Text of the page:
John Eggers: How about them apples?
The Creator took a risk when we were led to believe that the forbidden fruit in the Garden of Eden was an apple. Our feeling about the apple could have been the same as our feeling about the snake. We don’t like snakes. What if we didn’t like apples?
There would be no apple orchards, no apple crisp, no going to get apples in the fall, no caramel apples, no Granny Smiths, Sweet Tangos, Honey Crisp, Harrelsons, McIntosh and no Delicious. Think of going through life with no fresh, homemade apple pie and ice cream.
The Bible doesn’t name the forbidden fruit. It could have. Think of some foods we could do without or make less use of. Kids would vote for broccoli. The snake could have said, “Here, Eve, have a piece of broccoli.”
Many of us don’t care one way or the other about kohlrabi. It is shaped like an apple. I personally vote for eggplant. “Here, Eve, have some eggplant.” When Eve would have offered it to Adam, he would have said, “What am I supposed to do with it? Eat it? No way!”
You see? History would be entirely different today. Adam would have never eaten eggplant. Would you? The name alone is a turn off.
But, alas, when we think of the forbidden fruit, we think of the apple. Luckily, the apple is so delicious (pardon the pun), life would just not be the same without them.
Apples would be at the top of my list for most beloved fruit. They have always been a big part of my life. All of us have an apple story or two. Apple stories are about as American as, well, apple pie.
I have told stories about how old Regis Fenney locked me in her cellar for stealing, I mean, “swiping,” her apples. My parents took me to the Faribault hospital because they thought I had appendicitis when my stomach felt like it was going to explode. Actually, I had eaten too many of Regis’ green apples.
I can still smell the aroma of my mother and grandmother making applesauce. My Red Owl store boss, John Dudley, would tell customers that the Harrelson was the best all-around apple. One of my favorite things to make is bread pudding. I put in a secret ingredient. What is it? Of course, it’s a Harrelson apple.
My mother took pride in her apple butter. There is nothing better than apple butter on a thick slice of homemade bread.
My wife is the only person on the planet who doesn’t like to eat fresh apples. This is probably because none of her young buddies ever gave her an apple. Too bad I didn’t live in her neighborhood. “Hey, Kathy, let’s go swipe some apples.”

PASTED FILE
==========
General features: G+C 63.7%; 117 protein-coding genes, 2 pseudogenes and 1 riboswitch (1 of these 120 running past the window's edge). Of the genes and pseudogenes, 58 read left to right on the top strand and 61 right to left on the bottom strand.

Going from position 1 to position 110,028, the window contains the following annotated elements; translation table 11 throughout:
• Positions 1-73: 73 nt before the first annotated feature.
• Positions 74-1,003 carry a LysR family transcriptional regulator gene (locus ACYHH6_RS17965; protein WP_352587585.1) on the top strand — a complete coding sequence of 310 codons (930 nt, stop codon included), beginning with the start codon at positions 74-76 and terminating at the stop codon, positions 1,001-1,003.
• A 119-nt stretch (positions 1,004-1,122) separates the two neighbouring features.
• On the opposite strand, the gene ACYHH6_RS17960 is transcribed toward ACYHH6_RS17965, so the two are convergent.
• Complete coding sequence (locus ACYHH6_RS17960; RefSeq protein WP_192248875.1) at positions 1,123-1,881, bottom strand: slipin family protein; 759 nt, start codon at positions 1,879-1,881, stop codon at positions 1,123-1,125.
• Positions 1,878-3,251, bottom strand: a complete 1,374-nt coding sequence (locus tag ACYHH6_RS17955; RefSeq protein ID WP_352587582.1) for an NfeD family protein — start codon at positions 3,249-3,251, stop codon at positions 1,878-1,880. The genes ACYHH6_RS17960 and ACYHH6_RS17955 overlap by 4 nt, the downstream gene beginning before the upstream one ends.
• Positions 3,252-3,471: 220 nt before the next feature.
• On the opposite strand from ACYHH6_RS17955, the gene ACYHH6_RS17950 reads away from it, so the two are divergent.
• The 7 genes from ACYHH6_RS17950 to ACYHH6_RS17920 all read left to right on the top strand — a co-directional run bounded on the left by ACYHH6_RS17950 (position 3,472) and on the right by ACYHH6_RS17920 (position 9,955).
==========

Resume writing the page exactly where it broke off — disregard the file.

I was brought up believing “an apple a day keeps the doctor away.” It must work because a doctor hasn’t visited me at my house in more than 60 years.
Did you know fresh apples float because 25 percent of their volume is air? I wonder who the first person was to bob for apples.
Did you also know that more than 2,500 varieties of apples are grown in the United States, but only the crabapple is native to North America? We can thank Johnny Appleseed for spreading the good news about apples — one of my heroes.
Apples contain no fat, sodium or cholesterol and are a good source of fiber. My high school health teacher told me that if you want clean teeth, eat an apple. I wonder if that is why I still have all of my teeth.
Apple trees take four to five years to produce their first fruit. Apples will bear every year if you thin them out. I never knew that until a Master Gardener told me.
Apples ripen six to 10 times faster at room temperature than if they are refrigerated. I would still rather have a cold apple. If you want to store apples for the winter, they should be stored at around 40 degrees.
The largest apple ever picked weighed 3 pounds. That’s enough to make one whole pie. I believe I could eat an apple pie in one sitting.
Each of us eats about 45 pounds of apples a year. That would not include my wife. I make up for her by eating about 90 pounds a year.
Archeologists have found evidence that humans have been enjoying apples since at least 6500 BC. I wonder how many of those early apple eaters thought they had appendicitis because they ate too many apples.
Apples are a member of the rose family. This only seems fitting, doesn’t it?
The top apple producers around the world are China and the United States. If I were president, I would make it our national goal to beat China in apple production.
Let’s return to the Garden of Eden again as we close out my brief essay on apples. Maybe God really wanted us to believe the forbidden fruit was an apple. We know that whenever we are forbidden to eat something, chances are pretty good it will be eaten. He just wanted us to love apples.
Do you suppose this was God’s way of telling us, “Okay, I am going to boot you out of the Garden of Eden but you can still have your apple and eat it, too. I promise not to upset the apple cart again. How about them apples?”
JOHN R. EGGERS of Bemidji is a former university professor and area principal. He also is a writer and public speaker.